This patronage is costing this county money in high hourly rates and talent, in that unqualified and over-priced partisan appointments are the way things still happen in the county seat. What arm of the GOP someone operates within, and who is related to what GOP officer, is sometimes THE key factor in any county employment.
Yes, financially, this board did the right thing this year with the tax rate by not raising taxes -- now let's talk about cutting them. But a fundamental change to the approach of this government is necessary for Republicans to be the best choice for service on this board this year.
If anyone is able to say, 'That was then and this is now,' the idea that these kinds of appointments to office (or selection of firms) will continue to go on would be unacceptable to many, myself included. Personally, I am very interested to hear about how this isn't going to go on anymore, even if errors of the past cannot be dealt with (e.g. the money already wasted on partisan professionals).
Republican office holders may want to be nice, but they should do it with their own money and not the taxpayers'. I am sure there will be a position about this: I know I'll be asking the questions. I can only hope they are answered.
Click on the headline to go to The Politicker.
Wednesday, March 26, 2008
Councilman Curley will join Freeholder Director Lillian Burry on the ballot against Democrats Glenn Mason and Amy Mallet. Congratulations to Councilman Curley.
Best wishes should also be extended to Holmdel Mayor Serena DiMaso. For the record, I thought it would not happen; could not happen. And, I was dead wrong.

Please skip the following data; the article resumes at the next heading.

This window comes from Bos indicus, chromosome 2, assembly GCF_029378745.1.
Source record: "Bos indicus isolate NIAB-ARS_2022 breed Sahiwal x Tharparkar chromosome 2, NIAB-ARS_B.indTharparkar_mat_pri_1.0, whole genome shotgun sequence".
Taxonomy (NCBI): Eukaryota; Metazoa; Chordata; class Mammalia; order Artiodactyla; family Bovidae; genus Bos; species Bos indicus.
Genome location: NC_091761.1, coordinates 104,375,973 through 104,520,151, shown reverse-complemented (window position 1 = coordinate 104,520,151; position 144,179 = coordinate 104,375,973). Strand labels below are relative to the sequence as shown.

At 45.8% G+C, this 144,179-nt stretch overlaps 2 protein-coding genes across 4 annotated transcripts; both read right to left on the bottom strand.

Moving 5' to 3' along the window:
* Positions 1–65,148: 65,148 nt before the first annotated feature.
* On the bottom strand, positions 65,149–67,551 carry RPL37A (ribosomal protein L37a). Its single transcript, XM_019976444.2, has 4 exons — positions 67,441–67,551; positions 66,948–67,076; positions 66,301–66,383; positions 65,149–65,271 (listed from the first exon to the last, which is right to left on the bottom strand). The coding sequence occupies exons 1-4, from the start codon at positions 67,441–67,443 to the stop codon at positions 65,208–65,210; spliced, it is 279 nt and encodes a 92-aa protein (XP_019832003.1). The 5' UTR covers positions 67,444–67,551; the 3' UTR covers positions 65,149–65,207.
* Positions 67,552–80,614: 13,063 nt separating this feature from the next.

Yet, why should there be? The bill is simply coming due.
Luxurious government was never the intention of those who established this country, and yet that is what it has become in this state and many others. If the Continental Congress operated in the way that our legislative, county and municipal bodies do so today, there could never have been a United States.
Immediately upon deciding about independence, modern-day lawmakers would then have attended to their most pressing concerns: Developing the real-estate potential of major corridors (and finding creative ways to get a cut of it); immediately establishing offices whereby their relatives and supporters could obtain patronage positions; and then lobby private companies for paid appointments on various boards.
Administration officials appointed would immediately require new buggys and horses for their personal use, and new town halls and buildings, a cultural center for every town would need to be erected and many government-funded festivals would be thrown.
The military would be neglected in pay, if not equipment. Infrastructure would go unnoticed if it did not directly benefit friendly developers and pet politicians. In short, there would be no United States. America would be a colony and our revolution would have been a bad joke to the English.
How that relates to today is that government needs to remember itself -- it's core mission, and why it is here.